Shout “opa!” For the first time, Assumption Greek Orthodox Church is hosting a fall Greek Festival, Oct. 15-17, which means area residents have a second chance to get their favorite Greek food to go. Every dish is carefully and authentically prepared by Assumption parishioners. 

“Everyone loved our curbside event, so we had to bring it back for the fall,” said Greg Simos, festival organizer. 

Online ordering for the festival begins on Friday, Oct. 8 at Once you’ve ordered, you simply need to drive through the queue at the church to pick up your feast on the day and time you chose. Pick-ups can be scheduled from 11 a.m.-8 p.m. on Friday, Oct. 15 and Saturday, Oct. 16 and from 11 a.m.-3 p.m. on Sunday, Oct. 17. 

Can’t get enough? Order something different for all three days. 


Baklava Greek food

“We have some new menu items this year, so be sure to head to our website to place your online order. And once again, our volunteers will be masked as they bring your food to your car,” Simos said.

Assumption Greek Orthodox Church is located at 1755 Des Peres Road in Town & Country. 

Simple in its architectural design, a treasure trove of symbolic beauty awaits within. Covering nearly every inch of the church’s interior, the painted panels depict religious figures and Biblical scenes. The resulting artwork is stunningly beautiful and sacred.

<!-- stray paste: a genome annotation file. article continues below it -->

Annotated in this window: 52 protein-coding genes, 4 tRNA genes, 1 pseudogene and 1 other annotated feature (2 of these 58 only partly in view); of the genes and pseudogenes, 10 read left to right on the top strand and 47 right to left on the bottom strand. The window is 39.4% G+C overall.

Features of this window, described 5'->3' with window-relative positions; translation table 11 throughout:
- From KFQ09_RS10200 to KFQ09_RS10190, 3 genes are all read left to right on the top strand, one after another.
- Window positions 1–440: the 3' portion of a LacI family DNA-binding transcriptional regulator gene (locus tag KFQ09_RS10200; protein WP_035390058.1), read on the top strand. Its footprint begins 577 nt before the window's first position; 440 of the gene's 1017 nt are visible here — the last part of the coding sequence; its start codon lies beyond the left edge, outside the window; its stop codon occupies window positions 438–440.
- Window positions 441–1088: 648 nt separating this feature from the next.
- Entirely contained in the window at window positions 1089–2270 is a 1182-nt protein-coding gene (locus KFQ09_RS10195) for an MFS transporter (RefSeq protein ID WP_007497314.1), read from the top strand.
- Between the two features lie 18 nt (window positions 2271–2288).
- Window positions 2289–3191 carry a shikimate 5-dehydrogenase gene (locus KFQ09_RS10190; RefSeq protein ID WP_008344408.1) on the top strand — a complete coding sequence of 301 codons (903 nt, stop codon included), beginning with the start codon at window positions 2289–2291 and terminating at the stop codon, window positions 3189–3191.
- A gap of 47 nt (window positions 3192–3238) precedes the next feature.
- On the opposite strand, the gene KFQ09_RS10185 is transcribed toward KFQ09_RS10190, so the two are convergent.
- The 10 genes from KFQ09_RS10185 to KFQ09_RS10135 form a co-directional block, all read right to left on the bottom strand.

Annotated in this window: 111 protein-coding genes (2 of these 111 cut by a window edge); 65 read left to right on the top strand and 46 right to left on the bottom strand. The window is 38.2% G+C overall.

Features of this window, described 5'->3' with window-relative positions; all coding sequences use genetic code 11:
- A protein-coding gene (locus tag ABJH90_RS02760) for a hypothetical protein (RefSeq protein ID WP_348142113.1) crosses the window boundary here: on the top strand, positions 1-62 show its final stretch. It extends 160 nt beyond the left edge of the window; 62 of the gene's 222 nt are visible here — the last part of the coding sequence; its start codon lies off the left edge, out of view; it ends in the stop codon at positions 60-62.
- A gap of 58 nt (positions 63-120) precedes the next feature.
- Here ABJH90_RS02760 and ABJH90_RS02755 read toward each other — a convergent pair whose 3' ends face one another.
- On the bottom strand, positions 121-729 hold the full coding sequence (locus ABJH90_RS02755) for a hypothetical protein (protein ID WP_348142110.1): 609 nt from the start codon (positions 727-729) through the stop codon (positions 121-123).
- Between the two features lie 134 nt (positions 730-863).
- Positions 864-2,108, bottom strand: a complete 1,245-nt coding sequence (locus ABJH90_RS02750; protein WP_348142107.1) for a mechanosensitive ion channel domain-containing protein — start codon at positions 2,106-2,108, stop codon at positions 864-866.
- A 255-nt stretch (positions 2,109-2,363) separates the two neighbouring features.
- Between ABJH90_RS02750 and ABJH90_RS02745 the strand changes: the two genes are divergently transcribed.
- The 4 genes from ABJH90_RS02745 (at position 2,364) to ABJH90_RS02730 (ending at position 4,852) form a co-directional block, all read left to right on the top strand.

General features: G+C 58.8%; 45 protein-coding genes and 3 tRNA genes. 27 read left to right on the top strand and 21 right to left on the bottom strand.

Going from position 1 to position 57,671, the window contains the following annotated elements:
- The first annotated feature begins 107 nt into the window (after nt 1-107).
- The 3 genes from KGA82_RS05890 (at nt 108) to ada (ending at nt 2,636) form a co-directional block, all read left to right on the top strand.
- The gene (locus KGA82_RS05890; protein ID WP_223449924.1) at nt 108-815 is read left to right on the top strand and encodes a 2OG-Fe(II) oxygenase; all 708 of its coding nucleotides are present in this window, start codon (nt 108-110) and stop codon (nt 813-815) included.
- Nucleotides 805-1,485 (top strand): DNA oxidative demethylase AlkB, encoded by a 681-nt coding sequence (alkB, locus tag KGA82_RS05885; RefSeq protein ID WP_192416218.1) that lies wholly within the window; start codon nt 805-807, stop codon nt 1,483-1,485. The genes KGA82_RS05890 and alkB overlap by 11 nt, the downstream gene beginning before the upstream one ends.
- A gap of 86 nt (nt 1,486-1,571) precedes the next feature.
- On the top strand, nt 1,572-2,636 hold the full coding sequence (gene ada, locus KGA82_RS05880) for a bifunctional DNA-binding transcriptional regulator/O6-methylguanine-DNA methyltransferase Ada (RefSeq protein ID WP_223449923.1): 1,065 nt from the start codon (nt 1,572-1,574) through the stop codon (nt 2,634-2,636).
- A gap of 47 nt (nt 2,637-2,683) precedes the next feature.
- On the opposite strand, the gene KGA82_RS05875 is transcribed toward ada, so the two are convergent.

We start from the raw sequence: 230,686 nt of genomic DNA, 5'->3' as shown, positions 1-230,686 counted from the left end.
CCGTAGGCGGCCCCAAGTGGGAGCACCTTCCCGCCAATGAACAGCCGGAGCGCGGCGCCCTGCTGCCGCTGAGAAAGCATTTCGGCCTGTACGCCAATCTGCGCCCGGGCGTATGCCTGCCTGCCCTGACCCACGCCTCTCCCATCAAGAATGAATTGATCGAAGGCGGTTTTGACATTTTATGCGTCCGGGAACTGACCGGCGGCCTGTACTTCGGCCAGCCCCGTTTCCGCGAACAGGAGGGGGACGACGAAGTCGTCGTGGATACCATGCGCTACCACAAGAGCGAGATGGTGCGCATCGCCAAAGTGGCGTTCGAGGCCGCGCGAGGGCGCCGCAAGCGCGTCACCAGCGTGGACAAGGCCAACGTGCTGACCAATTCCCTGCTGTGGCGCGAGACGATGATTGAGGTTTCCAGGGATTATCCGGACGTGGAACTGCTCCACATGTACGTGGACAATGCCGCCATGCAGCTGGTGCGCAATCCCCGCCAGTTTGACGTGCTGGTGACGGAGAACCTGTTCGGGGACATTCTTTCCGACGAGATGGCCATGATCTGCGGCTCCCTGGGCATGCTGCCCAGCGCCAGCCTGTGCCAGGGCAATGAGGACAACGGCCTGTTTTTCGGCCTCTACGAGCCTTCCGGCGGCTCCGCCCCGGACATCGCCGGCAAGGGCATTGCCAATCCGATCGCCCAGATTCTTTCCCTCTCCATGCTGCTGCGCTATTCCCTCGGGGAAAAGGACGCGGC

Painted by artists in Greece, each icon at Assumption began as a work on canvas, which is mounted to the church’s walls and ceilings. Three master artists, assisted by a number of apprentices, worked on the iconography that depict Christ, the Virgin Mary, John the Baptist, Matthew, Mark, Luke and John, as well as other saints venerated by the church. 

Area residents who wish to experience the church and its faith can watch live-streamed services on

“The rich color, distinctive iconography and beauty of the interior of an Orthodox Church generally are in sharp contrast to the simplicity which one finds in many Roman Catholic and Protestant churches,” the church’s website explains. “When one enters the interior of the Orthodox church it is like stepping into a whole new world of color and light.”


Yield: about 100 pieces


2 pounds shelled walnuts or pecans

3/4 cup sugar

4 teaspoon cinnamon

2 pounds sweet butter, melted

2 pounds phyllo


4 cups sugar

3 cups water

1/2 cup honey

1 stick cinnamon

1/2 tablespoon lemon juice


• Mix nuts, sugar and cinnamon together and put aside. 

• Grease pan well with melted butter. 

• Lay six pastry sheets in a 15-inch by 18-inch sheet pan, one at a time and buttering each one. Sprinkle with nut mixture. Repeat this process until you have six sheets left on top.

• Place in refrigerator for about 15 minutes. After cooling, remove and cut into diamond shapes. Place a clove in middle of each diamond. 

• Bake at 375ºF for 30 minutes. Then, reduce heat to 350ºF and bake an additional 30 minutes. 

• While the baklava is cooling, prepare the syrup by boiling all ingredients together for 15 to 20 minutes. 

• Pour hot syrup over cooled baklava and allow to stand for at least 30 minutes before serving.